The Determinants and Effectiveness of Industrial Policy in China A Study Based on Five Year Plans

Yiyun Wu, Xiwei Zhu, Nicolaas Groenewold

Research output: Working paperDiscussion paper

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Industrial policy is ubiquitous in both developing and developed countries. In China, government intervention in favor of specific industries is believed to play an important role in economic development. The targeting of strategic industries for preferential treatment has been a central part of both national and provincial Five-Year Plans (FYPs). While arguments for and against industrial policy are well-known, empirical evidence regarding both the formulation and effects of such policy are scant. Our paper contributes to the literature by examining industrial policy in China over the period of four FYPs (the 9th to the 12th, running over the period 1996 to 2015). In particular, based on China’s national and provincial FYPs, this paper investigates the determinants and effectiveness of industrial policy at the four-digit manufacturing sector level. This paper finds that the central government’s preferences act as a key determinant of the provincial governments’ FYPs. High productivity does not improve an industry’s chance of selection by the provincial governments. We also show that preferential policy has a significant positive effect on industry output growth while the FYP is in effect but that there is no evidence of a beneficial effect beyond the end of the particular FYP. Keywords: Industrial Policy; Five-Year Plan; Industrial Development; Productivity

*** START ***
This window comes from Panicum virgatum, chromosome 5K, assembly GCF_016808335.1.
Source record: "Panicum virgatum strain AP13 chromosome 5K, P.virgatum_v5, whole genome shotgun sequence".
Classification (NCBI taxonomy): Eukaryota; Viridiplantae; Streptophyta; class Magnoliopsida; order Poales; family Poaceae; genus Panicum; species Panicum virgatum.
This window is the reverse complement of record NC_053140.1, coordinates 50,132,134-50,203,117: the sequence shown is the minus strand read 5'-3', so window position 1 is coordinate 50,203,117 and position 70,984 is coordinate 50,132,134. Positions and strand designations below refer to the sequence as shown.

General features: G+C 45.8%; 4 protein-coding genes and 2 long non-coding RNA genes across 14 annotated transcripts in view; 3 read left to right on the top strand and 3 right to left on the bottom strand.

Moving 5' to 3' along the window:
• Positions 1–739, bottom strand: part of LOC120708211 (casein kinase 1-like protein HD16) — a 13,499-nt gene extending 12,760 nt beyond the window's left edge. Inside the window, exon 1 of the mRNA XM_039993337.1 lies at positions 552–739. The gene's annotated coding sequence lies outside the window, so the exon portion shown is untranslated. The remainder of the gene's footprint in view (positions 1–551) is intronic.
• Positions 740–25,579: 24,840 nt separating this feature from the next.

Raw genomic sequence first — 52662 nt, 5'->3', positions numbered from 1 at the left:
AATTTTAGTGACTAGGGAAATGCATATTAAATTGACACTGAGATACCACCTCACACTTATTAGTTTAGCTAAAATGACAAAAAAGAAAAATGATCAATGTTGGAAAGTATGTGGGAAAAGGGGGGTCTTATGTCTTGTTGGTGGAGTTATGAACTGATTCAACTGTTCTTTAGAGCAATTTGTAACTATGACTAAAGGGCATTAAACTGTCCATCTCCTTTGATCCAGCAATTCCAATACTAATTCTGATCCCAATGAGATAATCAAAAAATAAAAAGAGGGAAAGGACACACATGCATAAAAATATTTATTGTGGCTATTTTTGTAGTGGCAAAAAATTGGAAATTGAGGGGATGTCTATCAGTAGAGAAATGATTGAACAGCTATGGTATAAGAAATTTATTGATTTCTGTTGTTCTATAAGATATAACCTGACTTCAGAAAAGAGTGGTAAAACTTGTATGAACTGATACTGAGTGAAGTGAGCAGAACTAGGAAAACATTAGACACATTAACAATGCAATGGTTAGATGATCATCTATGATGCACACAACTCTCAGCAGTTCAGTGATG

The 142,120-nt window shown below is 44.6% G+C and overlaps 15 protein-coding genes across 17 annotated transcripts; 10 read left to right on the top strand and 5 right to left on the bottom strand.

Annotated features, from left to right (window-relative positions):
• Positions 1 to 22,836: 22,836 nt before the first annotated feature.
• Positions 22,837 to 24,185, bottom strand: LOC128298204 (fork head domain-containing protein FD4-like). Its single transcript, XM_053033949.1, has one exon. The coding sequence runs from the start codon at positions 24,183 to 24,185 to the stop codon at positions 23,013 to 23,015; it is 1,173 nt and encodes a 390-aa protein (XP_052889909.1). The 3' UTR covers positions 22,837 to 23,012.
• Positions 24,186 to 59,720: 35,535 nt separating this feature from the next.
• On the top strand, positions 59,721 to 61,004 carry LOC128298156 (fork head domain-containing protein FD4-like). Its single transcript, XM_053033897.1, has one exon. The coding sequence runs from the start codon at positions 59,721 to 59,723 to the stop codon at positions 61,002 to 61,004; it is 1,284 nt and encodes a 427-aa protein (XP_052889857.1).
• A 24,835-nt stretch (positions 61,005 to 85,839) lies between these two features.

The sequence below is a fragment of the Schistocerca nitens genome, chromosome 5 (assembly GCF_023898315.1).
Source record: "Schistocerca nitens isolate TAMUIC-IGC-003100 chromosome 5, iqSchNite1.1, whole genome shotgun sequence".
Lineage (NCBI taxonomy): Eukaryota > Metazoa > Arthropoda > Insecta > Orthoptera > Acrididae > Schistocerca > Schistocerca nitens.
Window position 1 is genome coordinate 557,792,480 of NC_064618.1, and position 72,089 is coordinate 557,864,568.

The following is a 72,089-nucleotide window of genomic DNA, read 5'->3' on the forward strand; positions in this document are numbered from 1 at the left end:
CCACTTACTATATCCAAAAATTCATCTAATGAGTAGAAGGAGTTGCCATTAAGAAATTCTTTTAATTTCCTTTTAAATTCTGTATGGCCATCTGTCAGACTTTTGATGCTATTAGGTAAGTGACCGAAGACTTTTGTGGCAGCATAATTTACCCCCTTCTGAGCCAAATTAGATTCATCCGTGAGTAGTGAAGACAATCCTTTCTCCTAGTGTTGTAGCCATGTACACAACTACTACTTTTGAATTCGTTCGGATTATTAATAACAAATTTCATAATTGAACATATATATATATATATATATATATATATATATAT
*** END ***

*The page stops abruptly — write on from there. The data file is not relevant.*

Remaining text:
Original languageEnglish
PublisherUWA Business School
Publication statusPublished - 2016

Publication series

NameEconomics Discussion Papers

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